DON KARCHER: In 1985, Don Karcher, 57, president and chief operating officer at Carl Karcher Enterprises Inc., of Anaheim, will face his stiffest test yet since joining his brother Carl's company 30 years ago. Don is believed to be within a year or two of moving into the chief executive's seat. Although Don runs the company on a day-to-day basis, he is yet unproven as a leader who can successfully develop and implement longer-term changes at the company's 400 Carl's Jr. restaurants. Those are attributes Carl, 67, is expected to closely measure in Don during 1985. How Don Karcher handles possible belt-tightening in 1985 could determine whether he is ready to fill Carl's shoes.
DAVID S. TAPPAN JR.: No one batted an eye when Tappan was named chairman and chief executive of Fluor Corp. following the death in September of his close friend and mentor, J. Robert Fluor. But the snowy-haired, 32-year Fluor veteran faces a tough challenge in his first full year at the helm. His company, jolted by a two-year slump in the global construction business, is struggling to adjust to a new world of smaller, more diverse projects. Tappan, 62, is his company's most aggressive salesmen; he travels constantly, logging about 300,000 miles a year. Tappan's ties to China, where he was born to missionary parents, should serve Fluor well in 1985. Fluor recently announced a joint venture with China's largest petrochemical company. Tappan has pledged that his company will be a major player in China's industrial revolution.
VIRGINIA McDERMOTT: In the pharmaceutical business, like most others, it's lonely for women at the top. In November when McDermott became director of operations for Allergan Pharmaceuticals in Irvine, she joined the small number of women who hold top management positions in the industry. In her new job, McDermott oversees several divisions, as well as $45-million worth of new construction. Allergan, a leading eye care company, is a subsidiary of SmithKline Beckman Corp. of Philadelphia. Last year Allergan unsuccessfully tried to acquire a contact lens maker, International Hydron Corp. of Woodbury, N.J., but it still plans to move into this niche. McDermott oversees a fast-growing operation, which tripled its research and development effort during the last three years. McDermott will be busy; her appointment schedule is booked through March.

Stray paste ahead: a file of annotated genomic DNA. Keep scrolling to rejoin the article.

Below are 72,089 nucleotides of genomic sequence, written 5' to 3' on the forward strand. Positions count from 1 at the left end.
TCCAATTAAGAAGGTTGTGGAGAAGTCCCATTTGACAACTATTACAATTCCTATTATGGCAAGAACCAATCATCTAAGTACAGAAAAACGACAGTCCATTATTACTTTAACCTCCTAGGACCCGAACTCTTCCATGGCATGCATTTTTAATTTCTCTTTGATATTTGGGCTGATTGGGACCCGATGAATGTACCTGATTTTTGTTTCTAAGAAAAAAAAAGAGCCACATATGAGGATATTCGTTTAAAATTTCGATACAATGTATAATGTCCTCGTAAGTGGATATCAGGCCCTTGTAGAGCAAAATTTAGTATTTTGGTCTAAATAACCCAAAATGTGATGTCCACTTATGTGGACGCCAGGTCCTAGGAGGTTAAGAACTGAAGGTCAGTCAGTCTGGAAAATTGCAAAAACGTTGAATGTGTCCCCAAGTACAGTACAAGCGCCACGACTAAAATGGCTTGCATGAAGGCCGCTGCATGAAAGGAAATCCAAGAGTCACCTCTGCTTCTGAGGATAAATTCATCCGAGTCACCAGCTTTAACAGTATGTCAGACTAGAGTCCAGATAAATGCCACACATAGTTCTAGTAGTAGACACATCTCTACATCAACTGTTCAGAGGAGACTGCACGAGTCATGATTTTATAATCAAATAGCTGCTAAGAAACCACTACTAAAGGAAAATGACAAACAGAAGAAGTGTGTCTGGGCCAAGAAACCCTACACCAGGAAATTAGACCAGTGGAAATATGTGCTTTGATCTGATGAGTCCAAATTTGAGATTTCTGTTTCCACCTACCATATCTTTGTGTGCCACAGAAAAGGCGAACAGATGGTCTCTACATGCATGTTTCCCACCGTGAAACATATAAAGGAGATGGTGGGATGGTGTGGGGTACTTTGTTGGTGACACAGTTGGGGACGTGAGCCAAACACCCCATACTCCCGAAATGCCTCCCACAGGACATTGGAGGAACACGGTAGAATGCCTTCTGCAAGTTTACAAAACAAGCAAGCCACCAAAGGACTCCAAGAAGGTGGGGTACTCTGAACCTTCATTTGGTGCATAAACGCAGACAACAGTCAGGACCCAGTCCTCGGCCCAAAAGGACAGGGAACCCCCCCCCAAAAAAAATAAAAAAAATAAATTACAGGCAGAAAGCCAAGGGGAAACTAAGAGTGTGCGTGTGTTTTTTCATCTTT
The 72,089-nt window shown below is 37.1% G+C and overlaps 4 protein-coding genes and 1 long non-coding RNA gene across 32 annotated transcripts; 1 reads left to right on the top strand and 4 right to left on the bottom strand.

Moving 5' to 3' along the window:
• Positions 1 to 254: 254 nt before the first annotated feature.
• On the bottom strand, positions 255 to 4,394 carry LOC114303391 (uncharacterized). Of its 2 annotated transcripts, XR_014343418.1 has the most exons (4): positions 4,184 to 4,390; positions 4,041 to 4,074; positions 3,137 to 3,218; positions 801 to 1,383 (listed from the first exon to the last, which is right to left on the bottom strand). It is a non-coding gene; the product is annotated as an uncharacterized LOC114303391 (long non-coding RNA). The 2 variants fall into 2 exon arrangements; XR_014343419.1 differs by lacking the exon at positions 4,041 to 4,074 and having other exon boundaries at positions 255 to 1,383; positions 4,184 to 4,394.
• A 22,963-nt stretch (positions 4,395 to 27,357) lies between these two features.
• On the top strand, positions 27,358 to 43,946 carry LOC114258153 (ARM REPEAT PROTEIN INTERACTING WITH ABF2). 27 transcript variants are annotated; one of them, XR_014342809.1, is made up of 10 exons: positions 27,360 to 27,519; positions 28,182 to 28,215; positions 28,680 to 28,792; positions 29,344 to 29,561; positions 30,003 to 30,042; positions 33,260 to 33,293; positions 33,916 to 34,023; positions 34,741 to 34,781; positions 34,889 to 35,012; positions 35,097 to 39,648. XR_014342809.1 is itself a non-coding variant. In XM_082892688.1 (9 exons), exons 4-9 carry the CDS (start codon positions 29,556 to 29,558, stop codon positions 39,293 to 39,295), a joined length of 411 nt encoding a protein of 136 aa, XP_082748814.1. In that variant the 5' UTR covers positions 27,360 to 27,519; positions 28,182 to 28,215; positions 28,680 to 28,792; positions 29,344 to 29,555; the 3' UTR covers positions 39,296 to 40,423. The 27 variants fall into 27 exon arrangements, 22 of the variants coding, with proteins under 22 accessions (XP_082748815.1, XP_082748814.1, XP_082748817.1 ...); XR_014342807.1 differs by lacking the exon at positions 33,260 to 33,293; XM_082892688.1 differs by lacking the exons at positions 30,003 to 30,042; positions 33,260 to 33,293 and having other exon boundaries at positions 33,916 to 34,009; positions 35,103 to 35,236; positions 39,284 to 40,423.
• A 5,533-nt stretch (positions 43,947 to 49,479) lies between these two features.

TERRY E. VAN GORDER: Although Disneyland is sure to receive a lot of press in 1985 during its 30th birthday celebration, nearby Knott's Berry Farm in Buena Park, and in particular Van Gorder, its recently named park president, may be the ones to watch. Van Gorder, 50, is the first person outside the 11-member Knott family to be named park president. But so far the Knott family has retained chief executive powers. Van Gorder, former president of Magic Mountain, is widely recognized within the theme park industry for his innovative ideas, such as Knott's Camp Snoopy. In 1984, Van Gorder drew up the first master plan ever for the 64-year-old theme park. Knott family members have hinted that a new themed area proposed by Van Gorder is on the drawing boards, and the outcome of that plan could determine his future at Knott's.
TED D. NELSON: Surely one of the most fascinating Orange County executives to watch in 1985 is Nelson, chairman and chief executive of Winn Enterprises, the Fullerton-based food company and savings and loan operator. Nelson, 34, has overseen the company's sometimes confusing shift from a real estate investment trust to a multifaceted food company, intent on growth through acquisition. "We're a difficult company for people to understand," Nelson acknowledged in a recent interview. But, he said, that confusion will be less pronounced in 1985. He has said that in 1985 Winn will try to persuade Wall Street--where it is a virtual unknown--that it is a viable company worthy of investors' notice.